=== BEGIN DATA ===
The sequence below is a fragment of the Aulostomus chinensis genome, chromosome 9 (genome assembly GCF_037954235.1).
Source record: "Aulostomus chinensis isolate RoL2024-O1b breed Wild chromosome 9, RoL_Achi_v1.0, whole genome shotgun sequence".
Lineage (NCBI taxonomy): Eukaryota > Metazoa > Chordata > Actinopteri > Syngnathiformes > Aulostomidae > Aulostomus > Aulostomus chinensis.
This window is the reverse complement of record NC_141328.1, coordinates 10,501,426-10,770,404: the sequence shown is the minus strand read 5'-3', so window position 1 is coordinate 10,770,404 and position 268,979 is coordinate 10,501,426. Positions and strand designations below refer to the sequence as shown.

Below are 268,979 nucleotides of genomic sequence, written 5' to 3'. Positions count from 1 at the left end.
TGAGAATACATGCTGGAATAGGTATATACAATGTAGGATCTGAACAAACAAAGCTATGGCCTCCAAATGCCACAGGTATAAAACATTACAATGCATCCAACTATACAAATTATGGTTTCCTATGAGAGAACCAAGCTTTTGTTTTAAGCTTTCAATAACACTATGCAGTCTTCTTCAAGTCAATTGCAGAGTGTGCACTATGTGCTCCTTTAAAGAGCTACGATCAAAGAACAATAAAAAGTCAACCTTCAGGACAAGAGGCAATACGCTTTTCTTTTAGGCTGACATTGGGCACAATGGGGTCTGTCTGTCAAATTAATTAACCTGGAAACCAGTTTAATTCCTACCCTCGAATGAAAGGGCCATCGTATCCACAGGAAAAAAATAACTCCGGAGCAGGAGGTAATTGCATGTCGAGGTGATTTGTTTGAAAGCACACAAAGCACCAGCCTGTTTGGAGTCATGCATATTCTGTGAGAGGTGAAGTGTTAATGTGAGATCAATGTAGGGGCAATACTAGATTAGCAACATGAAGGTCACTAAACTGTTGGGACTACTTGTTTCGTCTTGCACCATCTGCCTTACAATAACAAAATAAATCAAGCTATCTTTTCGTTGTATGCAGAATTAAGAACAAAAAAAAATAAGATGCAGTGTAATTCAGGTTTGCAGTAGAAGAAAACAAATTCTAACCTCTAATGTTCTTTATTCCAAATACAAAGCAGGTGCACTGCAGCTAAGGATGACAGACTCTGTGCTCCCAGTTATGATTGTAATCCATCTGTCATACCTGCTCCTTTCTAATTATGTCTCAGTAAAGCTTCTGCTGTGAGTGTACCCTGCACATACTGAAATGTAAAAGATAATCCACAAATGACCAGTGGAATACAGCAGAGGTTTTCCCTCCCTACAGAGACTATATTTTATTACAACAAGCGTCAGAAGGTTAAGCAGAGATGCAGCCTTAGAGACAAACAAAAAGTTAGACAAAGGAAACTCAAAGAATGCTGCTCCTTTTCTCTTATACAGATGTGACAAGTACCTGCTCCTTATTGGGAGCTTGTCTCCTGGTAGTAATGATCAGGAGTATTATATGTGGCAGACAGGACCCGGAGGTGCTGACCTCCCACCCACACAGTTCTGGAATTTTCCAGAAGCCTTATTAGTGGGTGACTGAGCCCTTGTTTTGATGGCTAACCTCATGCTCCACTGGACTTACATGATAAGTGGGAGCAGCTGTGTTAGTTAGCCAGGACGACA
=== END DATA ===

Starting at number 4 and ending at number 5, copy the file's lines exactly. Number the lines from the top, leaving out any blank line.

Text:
This window is the reverse complement of record NC_141328.1, coordinates 10,501,426-10,770,404: the sequence shown is the minus strand read 5'-3', so window position 1 is coordinate 10,770,404 and position 268,979 is coordinate 10,501,426. Positions and strand designations below refer to the sequence as shown.

Below are 268,979 nucleotides of genomic sequence, written 5' to 3'. Positions count from 1 at the left end.